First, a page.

I did it again. I walked smack into the middle of a series. And I have only myself to blame. Had I been more careful in examining this book, I would have noticed it's part of a series—I would also have noted its epistolary format, another feature that ordinarily gives me pause. However, I did not notice these things, and even once I did, I read this book anyway. Now I have to write this review—me, a neophyte to the Adrian Mole saga, a doubter of epistolary works! This can only end in tears.
Adrian Mole, at this point in his life, is the single father of two boys (by different mothers), living in housing, and struggling to make a career for himself as a writer. We're supposed to identify with Adrian on some level, I guess, and find humour in his insane experiences with crazy relatives, random elderly people, and the head of comedy at the BBC. So you'll have to forgive me, fans of Adrian Mole, when I say that I think Adrian is an idiot.
I don't really want to identify with someone as deluded and irresponsible as Adrian. Sure, the people in his life use him quite a bit and seldom show him much respect. I sympathize. I don't empathize, however, because on top of all those hardships, Adrian creates more in a ceaseless fashion that is a neurosis all to itself. He's paranoid, obsessive, and bland. There's very little to like about Adrian. Usually, when faced with a main character like this, I take it as a sign that the story is one of gradual redemption as the character shoulders responsibility after responsibility. I didn't expect Adrian to become a world-renowned humanitarian or even to find love (in fact, I was sure the probability of the latter was zero). Yet Townsend manages to restrain Adrian from any sort of character development; in fact, I think he might actually un-develop, if such a thing is possible.
The back of my edition has quotations from various publications. The Evening Standard suggests that rather than (or perhaps in addition to) identifying with Adrian, he's a useful creation because "no matter what your troubles may be, Adrian Mole is sure to make you feel better." I get that; part of the appeal of comedy is finding humour in the tribulations of other people. My point, however, is that there is little humour to be found in Adrian's situation. Most of it is of his own invention, and thus unavoidable. It would have been better if Adrian were less of an idiot, a more redeeming man faced with the burden of overbearing, maritally-confused parents and step-parents while trying to raise two kids. As it is, I feel better knowing I'm no longer reading about Adrian Mole!
According to The Times, "Adrian Mole really is a brilliant comic creation . . . every sentence is witty and well thought out. . . ." That is pure-grade blurb hyperbole. The majority of sentences in this book are dull or, at best, mildly amusing. I did appreciate Townsend's intentional, subtle use of grammatical errors to create a more authentic epistolary experience.
As an aside, I'd also like to give a shout-out to the New Statesman. Apparently their regular blurb-writer was out sick, because someone in the office decided it was appropriate to string-together several adjectives: "poignant, hilarious, heart-rending, devastating" and call it a blurb (I kid you not; that is the entire quotation).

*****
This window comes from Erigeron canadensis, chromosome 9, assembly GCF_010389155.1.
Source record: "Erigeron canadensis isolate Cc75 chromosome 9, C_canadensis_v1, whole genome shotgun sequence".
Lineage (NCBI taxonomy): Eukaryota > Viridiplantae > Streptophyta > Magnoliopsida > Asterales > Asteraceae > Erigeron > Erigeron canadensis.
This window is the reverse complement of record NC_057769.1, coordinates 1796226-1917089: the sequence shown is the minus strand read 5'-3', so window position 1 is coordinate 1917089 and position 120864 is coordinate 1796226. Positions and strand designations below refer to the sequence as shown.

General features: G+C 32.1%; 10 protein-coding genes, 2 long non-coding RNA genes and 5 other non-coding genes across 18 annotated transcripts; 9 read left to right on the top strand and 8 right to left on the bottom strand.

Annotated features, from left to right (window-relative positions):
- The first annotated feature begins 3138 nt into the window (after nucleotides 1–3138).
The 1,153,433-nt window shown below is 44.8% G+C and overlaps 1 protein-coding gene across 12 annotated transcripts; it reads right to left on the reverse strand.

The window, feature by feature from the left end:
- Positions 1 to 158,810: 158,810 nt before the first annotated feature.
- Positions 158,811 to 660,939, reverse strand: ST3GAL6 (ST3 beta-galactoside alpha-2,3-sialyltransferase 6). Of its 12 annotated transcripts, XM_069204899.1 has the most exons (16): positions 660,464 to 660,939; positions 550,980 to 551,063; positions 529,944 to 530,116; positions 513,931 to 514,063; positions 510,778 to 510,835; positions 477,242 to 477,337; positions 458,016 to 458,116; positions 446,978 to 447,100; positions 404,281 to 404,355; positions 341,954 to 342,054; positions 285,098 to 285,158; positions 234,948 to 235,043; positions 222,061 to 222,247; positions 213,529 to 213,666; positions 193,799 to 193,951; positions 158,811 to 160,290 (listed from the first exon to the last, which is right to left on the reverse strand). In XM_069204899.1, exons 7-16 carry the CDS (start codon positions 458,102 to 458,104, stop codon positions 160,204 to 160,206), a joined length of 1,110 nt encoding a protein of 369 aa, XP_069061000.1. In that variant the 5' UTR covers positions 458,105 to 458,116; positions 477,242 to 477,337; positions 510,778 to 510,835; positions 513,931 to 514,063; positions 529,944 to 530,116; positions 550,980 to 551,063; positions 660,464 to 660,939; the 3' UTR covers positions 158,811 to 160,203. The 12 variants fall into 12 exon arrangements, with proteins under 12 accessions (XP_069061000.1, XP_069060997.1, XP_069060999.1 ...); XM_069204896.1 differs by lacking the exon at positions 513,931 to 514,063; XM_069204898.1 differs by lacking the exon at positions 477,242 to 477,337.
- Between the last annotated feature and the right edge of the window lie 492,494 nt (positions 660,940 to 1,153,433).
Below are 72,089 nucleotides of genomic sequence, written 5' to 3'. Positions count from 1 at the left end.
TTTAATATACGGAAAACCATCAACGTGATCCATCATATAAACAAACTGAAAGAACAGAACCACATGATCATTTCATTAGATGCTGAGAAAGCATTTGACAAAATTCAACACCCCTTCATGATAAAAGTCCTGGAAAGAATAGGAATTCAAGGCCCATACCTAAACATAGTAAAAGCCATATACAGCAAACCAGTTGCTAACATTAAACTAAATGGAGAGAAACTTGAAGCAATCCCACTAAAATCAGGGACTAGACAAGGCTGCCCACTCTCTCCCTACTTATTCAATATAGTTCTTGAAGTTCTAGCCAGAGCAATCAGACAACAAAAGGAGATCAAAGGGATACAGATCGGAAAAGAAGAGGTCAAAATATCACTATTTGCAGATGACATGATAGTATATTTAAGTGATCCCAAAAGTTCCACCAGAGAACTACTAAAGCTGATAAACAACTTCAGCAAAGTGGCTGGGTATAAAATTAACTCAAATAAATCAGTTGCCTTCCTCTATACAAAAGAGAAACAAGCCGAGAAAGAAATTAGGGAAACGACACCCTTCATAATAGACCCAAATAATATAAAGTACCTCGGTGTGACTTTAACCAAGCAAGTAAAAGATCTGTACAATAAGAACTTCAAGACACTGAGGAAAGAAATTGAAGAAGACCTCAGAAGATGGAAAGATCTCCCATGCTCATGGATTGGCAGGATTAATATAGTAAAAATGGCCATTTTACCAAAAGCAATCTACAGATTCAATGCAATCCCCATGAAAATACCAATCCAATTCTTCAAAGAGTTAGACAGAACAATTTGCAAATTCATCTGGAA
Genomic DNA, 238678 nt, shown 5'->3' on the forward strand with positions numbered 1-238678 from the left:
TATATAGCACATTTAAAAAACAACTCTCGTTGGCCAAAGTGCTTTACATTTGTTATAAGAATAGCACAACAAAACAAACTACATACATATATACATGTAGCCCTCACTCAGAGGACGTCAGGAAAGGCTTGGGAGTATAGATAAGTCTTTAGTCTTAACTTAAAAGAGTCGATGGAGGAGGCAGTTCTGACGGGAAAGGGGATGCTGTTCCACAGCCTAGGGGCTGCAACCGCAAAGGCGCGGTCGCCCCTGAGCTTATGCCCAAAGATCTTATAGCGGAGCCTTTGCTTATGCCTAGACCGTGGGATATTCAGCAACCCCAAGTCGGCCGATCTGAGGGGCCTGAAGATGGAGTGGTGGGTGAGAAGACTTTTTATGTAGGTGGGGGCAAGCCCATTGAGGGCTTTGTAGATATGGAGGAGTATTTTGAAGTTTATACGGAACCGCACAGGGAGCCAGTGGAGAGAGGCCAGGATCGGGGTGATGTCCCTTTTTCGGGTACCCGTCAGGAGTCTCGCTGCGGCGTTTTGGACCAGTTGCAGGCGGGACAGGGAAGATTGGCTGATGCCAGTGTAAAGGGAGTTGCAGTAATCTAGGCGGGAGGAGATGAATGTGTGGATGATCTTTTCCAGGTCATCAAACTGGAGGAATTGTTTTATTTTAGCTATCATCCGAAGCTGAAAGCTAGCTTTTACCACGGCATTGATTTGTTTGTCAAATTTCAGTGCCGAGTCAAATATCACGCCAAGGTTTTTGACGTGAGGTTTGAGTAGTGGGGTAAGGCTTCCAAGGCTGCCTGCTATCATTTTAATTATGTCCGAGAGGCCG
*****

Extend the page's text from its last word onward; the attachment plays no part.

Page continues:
The Lost Diaries of Adrian Mole is a perfect example of someone trying to create an exception to the rule and failing miserably. It contains the sort of random plot developments and incredible acts that, if done well, make a humourous novel awesome by definition. By the same token, however, it's very difficult to do it well. There's no middle ground, and if it doesn't work, it plunges the book into mediocrity. I always think of Dougls Coupland when considering this phenomenon. Coupland's books are rife with insane plot developments (my favourites are usually in jPod, which Coupland then leveraged into a hilarious TV series for the CBC). He does it so well that his books, at least in my opinion, are exactly what The Lost Diaries of Adrian Mole attempts to be. Yet Coupland does occasionally slip up, and when he does, it markedly detracts from the quality of his book. Poor humour is worse than no humour.
My comparison to Coupland will continue as I examine the next gimmick that Townsend employs: like Coupland, she writes herself into the book! Like Coupland, this fictional Townsend is a caricature, portrayed as a hack and a jerk. Unlike Coupland, who plays a large and direct role in JPod, Townsend doesn't actually appear in person; she's just mentioned by several characters, including Adrian himself. Unfortunately, this reduced role feels like the rest of the book's gimmicks do: throw-aways without which the book would have been better.
Epistolary novels, in general, are harder for me to appreciate than the more conventional contemporary novel format. Even Coupland's The Gum Thief didn't persuade me to join the dark side. Now, like any story, the success of an epistolary work depends more on its writer than the fact that it's written as a series of letters. Douglas Coupland executed his novel well, which earned it a respectable 3 of 5 stars. Sue Townsend, on the other hand, has written a series of one-off joke snippets with reusable characters and combined them to create a novel-length work. And that's my main objection to contemporary epistolary novels; it's just so easy to be lazy with the actual letters or diary entries themselves. Since any epistolary work will naturally feel somewhat jumbled after it has been assembled, owing to the discrete nature of each entry, it's harder to detect this overall lesser quality than it is in a novel with a more unified narrative.
Are there funny parts in The Lost Diaries of Adrian Mole? Certainly, but they are few and far between, and once used, Townsend tends to parade them around time and again until they have long overstayed their welcome. That's true of the book itself as well.